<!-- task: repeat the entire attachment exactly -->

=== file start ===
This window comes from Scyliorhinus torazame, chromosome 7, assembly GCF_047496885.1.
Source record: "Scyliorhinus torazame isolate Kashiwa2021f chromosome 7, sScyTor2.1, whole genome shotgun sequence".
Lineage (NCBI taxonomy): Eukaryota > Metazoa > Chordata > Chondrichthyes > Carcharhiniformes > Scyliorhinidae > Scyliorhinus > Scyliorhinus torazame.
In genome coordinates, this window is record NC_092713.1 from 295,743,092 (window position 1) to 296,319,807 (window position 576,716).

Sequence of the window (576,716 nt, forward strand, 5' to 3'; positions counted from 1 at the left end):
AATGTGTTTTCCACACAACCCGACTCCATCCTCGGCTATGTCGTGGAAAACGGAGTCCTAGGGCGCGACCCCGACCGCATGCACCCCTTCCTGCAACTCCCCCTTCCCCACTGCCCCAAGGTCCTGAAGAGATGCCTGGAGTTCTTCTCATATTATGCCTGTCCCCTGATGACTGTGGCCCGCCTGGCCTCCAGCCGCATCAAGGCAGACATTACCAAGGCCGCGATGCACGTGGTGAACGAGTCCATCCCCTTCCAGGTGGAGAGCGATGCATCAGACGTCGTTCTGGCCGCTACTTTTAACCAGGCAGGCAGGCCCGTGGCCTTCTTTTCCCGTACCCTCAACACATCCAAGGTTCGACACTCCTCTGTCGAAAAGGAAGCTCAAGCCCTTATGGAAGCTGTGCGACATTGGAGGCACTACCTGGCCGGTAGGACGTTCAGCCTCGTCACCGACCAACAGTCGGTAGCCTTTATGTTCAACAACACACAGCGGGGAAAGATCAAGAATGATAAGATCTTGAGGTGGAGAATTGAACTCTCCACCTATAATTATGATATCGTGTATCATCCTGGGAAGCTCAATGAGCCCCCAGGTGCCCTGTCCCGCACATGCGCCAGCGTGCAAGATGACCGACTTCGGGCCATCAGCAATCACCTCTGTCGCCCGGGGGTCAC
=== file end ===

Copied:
This window comes from Scyliorhinus torazame, chromosome 7, assembly GCF_047496885.1.
Source record: "Scyliorhinus torazame isolate Kashiwa2021f chromosome 7, sScyTor2.1, whole genome shotgun sequence".
Lineage (NCBI taxonomy): Eukaryota > Metazoa > Chordata > Chondrichthyes > Carcharhiniformes > Scyliorhinidae > Scyliorhinus > Scyliorhinus torazame.
In genome coordinates, this window is record NC_092713.1 from 295,743,092 (window position 1) to 296,319,807 (window position 576,716).

Sequence of the window (576,716 nt, forward strand, 5' to 3'; positions counted from 1 at the left end):
AATGTGTTTTCCACACAACCCGACTCCATCCTCGGCTATGTCGTGGAAAACGGAGTCCTAGGGCGCGACCCCGACCGCATGCACCCCTTCCTGCAACTCCCCCTTCCCCACTGCCCCAAGGTCCTGAAGAGATGCCTGGAGTTCTTCTCATATTATGCCTGTCCCCTGATGACTGTGGCCCGCCTGGCCTCCAGCCGCATCAAGGCAGACATTACCAAGGCCGCGATGCACGTGGTGAACGAGTCCATCCCCTTCCAGGTGGAGAGCGATGCATCAGACGTCGTTCTGGCCGCTACTTTTAACCAGGCAGGCAGGCCCGTGGCCTTCTTTTCCCGTACCCTCAACACATCCAAGGTTCGACACTCCTCTGTCGAAAAGGAAGCTCAAGCCCTTATGGAAGCTGTGCGACATTGGAGGCACTACCTGGCCGGTAGGACGTTCAGCCTCGTCACCGACCAACAGTCGGTAGCCTTTATGTTCAACAACACACAGCGGGGAAAGATCAAGAATGATAAGATCTTGAGGTGGAGAATTGAACTCTCCACCTATAATTATGATATCGTGTATCATCCTGGGAAGCTCAATGAGCCCCCAGGTGCCCTGTCCCGCACATGCGCCAGCGTGCAAGATGACCGACTTCGGGCCATCAGCAATCACCTCTGTCGCCCGGGGGTCAC